# How to round a float value in c#?

I have a problem rounding a float value. I have a float value that is set 0.8 but in the c# code it is somehow 0.80000000000000004.

So i want to round it so it becomes 0.8.

i have tried:

``````float roundedFloatvalue = (float)Math.Round((Decimal)floatvalue, 2, MidpointRounding.AwayFromZero);
``````

and:

``````float roundedFloatvalue = Truncate(floatvalue, 2);

public static float Truncate(float value, int digits)
{
double mult = Math.Pow(10.0, digits);
double result = Math.Truncate(mult * value) / mult;
return (float)result;
}
``````

It just seems that i cant get 0.80000000000000004 to be 0.8 and i dont know why any of the above doesnt work.

You cannot express 0.8 exactly as a binary floating point value since 0.8 is not representable in binary floating point. Required reading on this topic is What Every Computer Scientist Should Know About Floating-Point Arithmetic.

You might use `decimal` instead, which represents numbers using decimal floating point and can represent 0.8 exactly. Or you might choose to continue using binary floating point, but only display limited numbers of digits after the decimal point.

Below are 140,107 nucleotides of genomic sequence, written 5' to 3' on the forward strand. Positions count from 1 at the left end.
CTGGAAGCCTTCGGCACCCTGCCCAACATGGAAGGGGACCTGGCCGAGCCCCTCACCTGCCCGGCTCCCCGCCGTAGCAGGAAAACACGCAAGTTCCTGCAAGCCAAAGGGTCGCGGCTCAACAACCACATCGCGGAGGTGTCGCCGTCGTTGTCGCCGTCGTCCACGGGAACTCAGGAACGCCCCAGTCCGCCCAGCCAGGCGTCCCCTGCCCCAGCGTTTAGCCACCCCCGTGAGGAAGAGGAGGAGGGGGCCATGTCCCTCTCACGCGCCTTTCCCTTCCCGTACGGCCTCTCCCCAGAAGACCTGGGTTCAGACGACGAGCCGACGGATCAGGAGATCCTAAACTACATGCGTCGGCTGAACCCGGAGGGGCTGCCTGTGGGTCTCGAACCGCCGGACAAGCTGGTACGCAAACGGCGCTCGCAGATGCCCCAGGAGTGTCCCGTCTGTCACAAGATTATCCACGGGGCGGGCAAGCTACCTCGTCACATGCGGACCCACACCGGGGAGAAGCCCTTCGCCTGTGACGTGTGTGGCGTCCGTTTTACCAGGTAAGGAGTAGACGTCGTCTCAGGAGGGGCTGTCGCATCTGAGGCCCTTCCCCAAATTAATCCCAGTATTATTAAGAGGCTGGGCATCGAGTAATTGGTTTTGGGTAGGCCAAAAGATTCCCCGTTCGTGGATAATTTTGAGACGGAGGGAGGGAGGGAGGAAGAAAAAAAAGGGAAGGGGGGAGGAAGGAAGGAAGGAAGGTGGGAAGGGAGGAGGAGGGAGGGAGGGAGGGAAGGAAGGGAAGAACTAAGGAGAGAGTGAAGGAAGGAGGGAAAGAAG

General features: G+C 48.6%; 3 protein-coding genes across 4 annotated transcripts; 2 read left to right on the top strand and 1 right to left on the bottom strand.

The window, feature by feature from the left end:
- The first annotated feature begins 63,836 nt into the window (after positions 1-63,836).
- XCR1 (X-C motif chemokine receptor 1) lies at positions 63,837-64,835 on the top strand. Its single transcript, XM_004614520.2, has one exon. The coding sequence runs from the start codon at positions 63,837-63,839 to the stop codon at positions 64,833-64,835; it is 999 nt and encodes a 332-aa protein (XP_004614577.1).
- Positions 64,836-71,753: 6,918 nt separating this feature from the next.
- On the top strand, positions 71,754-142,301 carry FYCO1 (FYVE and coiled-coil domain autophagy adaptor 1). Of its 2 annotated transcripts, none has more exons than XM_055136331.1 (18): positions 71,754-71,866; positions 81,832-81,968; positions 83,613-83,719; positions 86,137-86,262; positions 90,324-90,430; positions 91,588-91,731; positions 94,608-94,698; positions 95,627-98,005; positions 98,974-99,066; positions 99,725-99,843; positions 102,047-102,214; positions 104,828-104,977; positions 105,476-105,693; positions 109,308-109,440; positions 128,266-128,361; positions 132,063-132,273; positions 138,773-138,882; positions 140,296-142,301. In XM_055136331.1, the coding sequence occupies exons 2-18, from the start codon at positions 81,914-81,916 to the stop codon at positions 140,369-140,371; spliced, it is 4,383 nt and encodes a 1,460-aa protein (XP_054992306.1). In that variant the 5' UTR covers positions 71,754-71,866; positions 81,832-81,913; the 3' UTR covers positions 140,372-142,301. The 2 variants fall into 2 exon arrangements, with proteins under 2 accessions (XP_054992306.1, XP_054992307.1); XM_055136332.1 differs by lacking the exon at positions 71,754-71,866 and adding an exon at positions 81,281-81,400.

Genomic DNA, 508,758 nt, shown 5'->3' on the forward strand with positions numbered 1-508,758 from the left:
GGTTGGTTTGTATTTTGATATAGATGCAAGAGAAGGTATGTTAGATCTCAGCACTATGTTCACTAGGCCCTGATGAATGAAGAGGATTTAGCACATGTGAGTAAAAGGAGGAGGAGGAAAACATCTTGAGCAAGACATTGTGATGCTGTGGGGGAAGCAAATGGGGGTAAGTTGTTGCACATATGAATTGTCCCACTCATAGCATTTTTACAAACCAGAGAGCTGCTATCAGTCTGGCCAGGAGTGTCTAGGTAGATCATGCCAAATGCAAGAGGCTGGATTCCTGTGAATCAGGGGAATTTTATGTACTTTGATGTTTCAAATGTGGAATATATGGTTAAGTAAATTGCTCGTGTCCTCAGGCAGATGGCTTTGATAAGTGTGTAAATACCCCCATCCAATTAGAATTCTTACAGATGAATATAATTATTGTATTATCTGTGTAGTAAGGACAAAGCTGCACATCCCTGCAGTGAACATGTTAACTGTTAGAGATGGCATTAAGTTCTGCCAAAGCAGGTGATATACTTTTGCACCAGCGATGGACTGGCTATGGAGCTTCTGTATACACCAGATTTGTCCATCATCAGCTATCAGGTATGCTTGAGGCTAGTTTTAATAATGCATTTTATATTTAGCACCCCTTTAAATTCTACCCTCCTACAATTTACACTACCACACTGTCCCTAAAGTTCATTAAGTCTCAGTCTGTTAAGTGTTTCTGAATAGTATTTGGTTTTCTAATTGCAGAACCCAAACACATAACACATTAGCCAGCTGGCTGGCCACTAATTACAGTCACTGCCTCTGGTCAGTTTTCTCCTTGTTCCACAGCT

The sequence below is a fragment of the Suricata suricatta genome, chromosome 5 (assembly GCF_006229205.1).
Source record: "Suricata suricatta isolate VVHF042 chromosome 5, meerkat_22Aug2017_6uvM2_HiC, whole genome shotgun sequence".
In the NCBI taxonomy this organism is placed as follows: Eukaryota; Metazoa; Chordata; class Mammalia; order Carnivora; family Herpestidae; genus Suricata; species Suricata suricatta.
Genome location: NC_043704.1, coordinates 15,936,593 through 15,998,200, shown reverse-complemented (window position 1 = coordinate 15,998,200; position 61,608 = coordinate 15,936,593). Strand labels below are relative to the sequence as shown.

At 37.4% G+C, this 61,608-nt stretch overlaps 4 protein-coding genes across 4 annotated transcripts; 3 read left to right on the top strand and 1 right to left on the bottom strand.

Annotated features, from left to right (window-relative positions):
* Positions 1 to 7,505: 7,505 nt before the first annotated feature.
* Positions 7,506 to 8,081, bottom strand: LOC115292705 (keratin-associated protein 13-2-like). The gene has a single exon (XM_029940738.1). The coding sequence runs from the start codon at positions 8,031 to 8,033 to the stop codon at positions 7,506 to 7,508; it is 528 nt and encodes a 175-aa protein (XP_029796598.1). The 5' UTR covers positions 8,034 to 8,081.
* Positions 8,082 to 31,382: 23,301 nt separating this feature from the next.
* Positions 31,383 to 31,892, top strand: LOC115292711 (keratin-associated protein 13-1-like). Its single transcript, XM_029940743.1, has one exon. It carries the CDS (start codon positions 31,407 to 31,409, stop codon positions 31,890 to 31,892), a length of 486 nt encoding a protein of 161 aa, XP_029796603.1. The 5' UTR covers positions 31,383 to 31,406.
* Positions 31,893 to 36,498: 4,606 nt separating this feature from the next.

To get the value into a `decimal` variable, rounded to two decimal places, you write:

``````decimal decimalValue = Math.Round((decimal)floatValue, 2);
``````
• thx for the explanation, i will read about the floating point arithmetic. It helped me :) Commented Jan 7, 2014 at 10:59

This is because there is no representation of a `float` that is exactly 0.8. You could use `decimal` instead, which is a decimal floating-point type instead of a binary floating-point type, or you could just format the number appropriately when displaying it.

Usually, you don't need to round floating point value when computing:

0.80000000000000004 is very close to 0.8

(if 0.0...04 is significant why do you use float, not double?)

The place you want to round up the value is the final output; in that case you can use formatting:

``````  float x = 0.80000000000000004F;
Console.Write(x.ToString("G1")); // or "F1"
``````
• It's not only very close, it's the closest IEEE 754 double precision to 8./10 (well, the closest is exactly 0.8000000000000000444089209850062616169452667236328125 but both would be rounded to same double precision float) Commented Jan 7, 2014 at 17:23